If you are used to a spacious king-sized bed, better spend a few nights in your bunker as practice to get used to the more austere digs. Unless the beds will be suspended and set up bunk bed style so they can be folded up out of the way when not in use (Murphy bed style), they should serve at least one other purpose.
A bed that will remain on the floor at all times must be built with storage compartments underneath to make up for the massive amount of space it is using in the survival bunker.
A sofa bed or futon bed, at least for parents, is ideal. This bed will fold up and give the family a space to gather during the day. Do not underestimate the value of normalcy when hunkered in very close quarters with your family for weeks or months – especially if you have young children or grandchildren.
Sofa beds can also have slender storage tubs or storage drawers built beneath them to better take advantage of the space they are using. If the wall behind the sofa bed is not going to be used entirely for storage consider placing the sofa bed on a fold out wooden or metal platform to snag more storage underneath.
If you have not yet built or ordered you bunker, strongly consider installing storage beneath it that can quickly be accessed via a hinged piece of flooring.
If your bunker is already on-site, it might be feasible to put in a false floor to accomplish the same goal. Whether or not adding in a false floor will reduce wall space too substantially to make the remodel worth it, will depend on the size of your survival abode.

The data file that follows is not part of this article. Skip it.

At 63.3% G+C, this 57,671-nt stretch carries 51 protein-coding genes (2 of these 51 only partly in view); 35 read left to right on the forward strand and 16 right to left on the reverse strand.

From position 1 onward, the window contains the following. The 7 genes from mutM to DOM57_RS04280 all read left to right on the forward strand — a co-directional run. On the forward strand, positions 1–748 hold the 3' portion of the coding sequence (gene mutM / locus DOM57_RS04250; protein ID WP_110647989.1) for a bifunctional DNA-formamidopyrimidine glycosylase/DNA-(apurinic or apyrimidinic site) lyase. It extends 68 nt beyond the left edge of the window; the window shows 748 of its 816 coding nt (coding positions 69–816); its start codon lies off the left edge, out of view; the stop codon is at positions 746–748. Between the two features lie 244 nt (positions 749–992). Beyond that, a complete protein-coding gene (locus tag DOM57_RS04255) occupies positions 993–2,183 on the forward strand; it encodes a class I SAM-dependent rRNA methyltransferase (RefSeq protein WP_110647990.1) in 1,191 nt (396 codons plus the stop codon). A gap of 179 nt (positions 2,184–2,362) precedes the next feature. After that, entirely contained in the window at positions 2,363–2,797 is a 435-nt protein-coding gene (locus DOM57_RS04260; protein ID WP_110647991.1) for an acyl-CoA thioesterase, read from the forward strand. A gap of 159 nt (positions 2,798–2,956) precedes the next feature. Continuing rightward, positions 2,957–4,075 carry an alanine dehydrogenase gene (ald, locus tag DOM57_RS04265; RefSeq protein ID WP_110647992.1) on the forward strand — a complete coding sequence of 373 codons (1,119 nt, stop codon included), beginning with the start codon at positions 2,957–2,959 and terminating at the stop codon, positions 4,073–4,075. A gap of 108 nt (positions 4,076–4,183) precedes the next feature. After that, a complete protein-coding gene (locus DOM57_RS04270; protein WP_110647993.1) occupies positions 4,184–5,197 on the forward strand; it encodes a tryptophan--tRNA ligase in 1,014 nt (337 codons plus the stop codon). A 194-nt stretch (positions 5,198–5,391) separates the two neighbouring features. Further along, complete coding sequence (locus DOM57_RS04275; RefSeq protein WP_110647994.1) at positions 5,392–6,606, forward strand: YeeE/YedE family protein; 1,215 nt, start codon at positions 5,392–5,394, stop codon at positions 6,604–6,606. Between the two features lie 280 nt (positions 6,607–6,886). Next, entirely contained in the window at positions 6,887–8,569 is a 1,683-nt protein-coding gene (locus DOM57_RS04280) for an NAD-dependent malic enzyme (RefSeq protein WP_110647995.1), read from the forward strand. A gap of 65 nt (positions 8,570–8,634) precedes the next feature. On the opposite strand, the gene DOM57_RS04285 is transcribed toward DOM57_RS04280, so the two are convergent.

Fitting a large safe inside of a bunker might not be ideal, or even possible. You can use a wall rack for weapons and storage drawers for ammo, repair kits, and gun cleaning supplies.
Concealed furniture, especially the space saving type you will need for bunker living will not hold a lot of firearms, but can keep guns handy, safely away from children, and keep them stored without taking up much space.
A firearms storage bench can be used as seating or a table area, and a makeshift gun cabinet at the same time.
Firearms concealment shelves, often referred to as “stealth shelves” are the perfect size to hold a handgun, and a few boxes of ammo. You could place these shelves up and down along any bunker wall to uses that storage space well and keep your firearms within quick reach, as well.